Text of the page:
Father Khaled Anatolios: Yeah, that's a wonderful question. So I regularly teach our introductory class, which all freshmen have to take at Notre Dame—Foundations of Theology—and a frequent reaction I get at the end of the class, whether live or in student evaluations, people will say to me, “Wow, I never thought that you could actually think about your faith.” I was like, “Well, faith, you just accept that.”

You believe it. You memorize some things, some phrases that you don't understand—you don't have to understand—and thinking is for other things than faith. Of course, that's really not accurate at all. It's not true to how we are, how we understand and receive Christian faith. So then the theology department in a Catholic university has an important task not just of teaching about faith and not even just about thinking about faith in a reasonable mode, you know: faith seeking understanding, but just as much relating the thinking about faith to the thinking about everything else, relating theology to history and to sociology and to physics and to biology and so on.

Jenna Liberto: Let's talk about the Mass, the Byzantine liturgy and the Mass that you celebrate. I loved joining you for Mass a few weeks ago. It's fascinating to explore the differences, one of which would be chanting, a lot of movement ... but I would love for you to describe, in your words, what is Mass like, particularly as we contrast it with a Roman Catholic Mass.

What does it look like? What does it smell like? What does it feel like?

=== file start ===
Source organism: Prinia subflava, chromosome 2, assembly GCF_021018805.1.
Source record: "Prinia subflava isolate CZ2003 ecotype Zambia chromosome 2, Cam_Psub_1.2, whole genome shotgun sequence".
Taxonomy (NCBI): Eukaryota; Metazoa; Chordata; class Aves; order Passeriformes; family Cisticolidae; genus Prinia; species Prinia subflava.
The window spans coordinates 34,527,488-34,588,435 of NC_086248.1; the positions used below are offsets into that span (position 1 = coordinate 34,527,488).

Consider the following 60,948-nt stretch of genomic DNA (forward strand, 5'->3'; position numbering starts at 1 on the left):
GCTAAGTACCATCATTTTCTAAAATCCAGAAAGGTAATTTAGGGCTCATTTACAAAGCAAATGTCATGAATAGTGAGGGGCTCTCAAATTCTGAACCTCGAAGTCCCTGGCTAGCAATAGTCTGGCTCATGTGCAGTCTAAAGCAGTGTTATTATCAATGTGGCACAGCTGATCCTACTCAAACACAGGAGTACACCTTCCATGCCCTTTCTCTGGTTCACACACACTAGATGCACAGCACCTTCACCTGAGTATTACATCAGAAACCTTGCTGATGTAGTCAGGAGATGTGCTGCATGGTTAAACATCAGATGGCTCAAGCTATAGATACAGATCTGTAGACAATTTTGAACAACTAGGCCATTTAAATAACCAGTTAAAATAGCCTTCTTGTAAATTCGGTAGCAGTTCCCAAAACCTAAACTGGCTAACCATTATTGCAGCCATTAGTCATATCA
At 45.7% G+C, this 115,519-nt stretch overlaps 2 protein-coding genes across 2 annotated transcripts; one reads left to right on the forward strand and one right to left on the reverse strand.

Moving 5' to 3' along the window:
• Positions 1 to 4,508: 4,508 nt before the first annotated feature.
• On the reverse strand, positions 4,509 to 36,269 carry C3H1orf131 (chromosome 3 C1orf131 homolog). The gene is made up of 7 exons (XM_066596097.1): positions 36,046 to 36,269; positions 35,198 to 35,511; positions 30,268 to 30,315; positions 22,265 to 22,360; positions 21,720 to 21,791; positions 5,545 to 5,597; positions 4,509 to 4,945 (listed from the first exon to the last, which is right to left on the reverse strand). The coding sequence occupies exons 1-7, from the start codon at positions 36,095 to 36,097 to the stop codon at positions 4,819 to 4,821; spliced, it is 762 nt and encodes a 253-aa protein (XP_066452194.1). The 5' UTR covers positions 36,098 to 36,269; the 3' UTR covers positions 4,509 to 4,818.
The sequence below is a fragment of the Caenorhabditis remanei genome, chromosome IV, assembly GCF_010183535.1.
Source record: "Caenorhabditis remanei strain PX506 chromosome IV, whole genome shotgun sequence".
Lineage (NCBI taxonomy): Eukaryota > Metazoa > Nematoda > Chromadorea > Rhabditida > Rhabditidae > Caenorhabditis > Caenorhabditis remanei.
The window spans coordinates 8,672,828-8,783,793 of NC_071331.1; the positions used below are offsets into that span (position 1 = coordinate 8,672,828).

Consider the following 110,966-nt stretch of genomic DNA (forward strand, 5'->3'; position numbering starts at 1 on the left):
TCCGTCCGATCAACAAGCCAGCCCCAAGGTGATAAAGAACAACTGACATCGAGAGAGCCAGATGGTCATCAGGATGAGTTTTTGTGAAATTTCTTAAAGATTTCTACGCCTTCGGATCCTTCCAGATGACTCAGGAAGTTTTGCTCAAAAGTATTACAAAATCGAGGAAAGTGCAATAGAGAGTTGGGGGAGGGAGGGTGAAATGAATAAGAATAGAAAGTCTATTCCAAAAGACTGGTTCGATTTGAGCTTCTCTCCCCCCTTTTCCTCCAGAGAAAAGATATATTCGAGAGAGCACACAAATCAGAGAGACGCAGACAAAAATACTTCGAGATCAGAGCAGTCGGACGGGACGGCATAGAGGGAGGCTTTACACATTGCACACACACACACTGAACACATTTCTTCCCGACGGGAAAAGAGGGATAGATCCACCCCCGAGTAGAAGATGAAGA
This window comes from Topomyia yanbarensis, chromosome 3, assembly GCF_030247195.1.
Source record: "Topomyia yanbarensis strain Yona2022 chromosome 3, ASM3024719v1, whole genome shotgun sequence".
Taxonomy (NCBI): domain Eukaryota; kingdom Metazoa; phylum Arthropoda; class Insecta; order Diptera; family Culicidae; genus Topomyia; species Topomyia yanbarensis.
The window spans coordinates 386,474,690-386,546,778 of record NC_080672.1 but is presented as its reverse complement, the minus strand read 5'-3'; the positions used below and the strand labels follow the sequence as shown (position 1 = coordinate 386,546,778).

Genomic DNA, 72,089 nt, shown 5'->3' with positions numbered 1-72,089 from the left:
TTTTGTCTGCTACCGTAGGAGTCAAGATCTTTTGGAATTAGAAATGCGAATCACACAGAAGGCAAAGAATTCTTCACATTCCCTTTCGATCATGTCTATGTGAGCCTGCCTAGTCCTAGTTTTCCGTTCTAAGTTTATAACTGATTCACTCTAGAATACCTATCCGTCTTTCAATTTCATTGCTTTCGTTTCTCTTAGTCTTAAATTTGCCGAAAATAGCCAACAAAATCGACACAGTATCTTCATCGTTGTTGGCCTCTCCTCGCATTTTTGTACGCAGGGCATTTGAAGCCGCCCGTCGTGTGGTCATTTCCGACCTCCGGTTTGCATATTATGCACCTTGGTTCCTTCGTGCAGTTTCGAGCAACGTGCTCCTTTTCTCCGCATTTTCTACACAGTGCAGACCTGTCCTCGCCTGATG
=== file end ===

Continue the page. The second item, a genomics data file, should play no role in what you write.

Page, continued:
Father Khaled Anatolios: It is fundamentally, essentially the same liturgy. There are structural similarities that everyone familiar with the Roman liturgy would recognize. There's the Liturgy of the Word that culminates in the reading of the Gospel. There's a Liturgy of the Eucharist that that culminates in Holy Communion.

Doctrinally, it's ... we believe that the same thing is happening, that the risen Lord is present, fully present as you intimated. You know, one difference is the impact on the senses. It's a, you know, the sensory experience is maybe more intense, you know, so there's the constant chanting, as you said, the icons that appeal to the vision, and the incense symbolizing, you know, a rising of a prayer to God, the bodily motions, you know, the frequent making the sign of the cross and the bowing and sometimes the prostrations. And also another important structural difference that belongs, specifically, to the Byzantine liturgy is the processions. So there's a lot of, you know, sensory impact.


Father Khaled Anatolios: For me, my experience of the Byzantine liturgy, I think in one word, has always been "theophany," you know, which means the appearance of God, like God shows up, you know, and, you know, just like Moses and the burning bush, you know, or Moses on the mountain or the vision of the Prophet Isaiah. You know, we come for liturgy as not so much like "we do this" and "we do that" and "we ask this" and "we wait for that."

But it's just, we come to the liturgy and then God appears, you know, and it's just everything is theophany. Everything is God appearing, speaking, acting out, manifesting Himself.

Jenna Liberto: People are showing up as well. 

Father Khaled Anatolios: Yes.

Jenna Liberto: As I understand, you started offering the Byzantine Mass to make sure our campus community could experience that. And what that has grown into now are Sunday services filled with literally people of all ages. College students, yes. Young families from the community ... What has that been like for you to create this community?

Father Khaled Anatolios: Yeah, it's it's been wonderful for the Holy Spirit to create this community. Yeah. You know, it's been wonderfully gratifying. You know, the Church is the communion of humanity in God and in Christ. And we have a beautiful communion here, you know, with, like you said, undergrad students, graduate students, faculty, faculty from different departments, not just from theology, people from the community.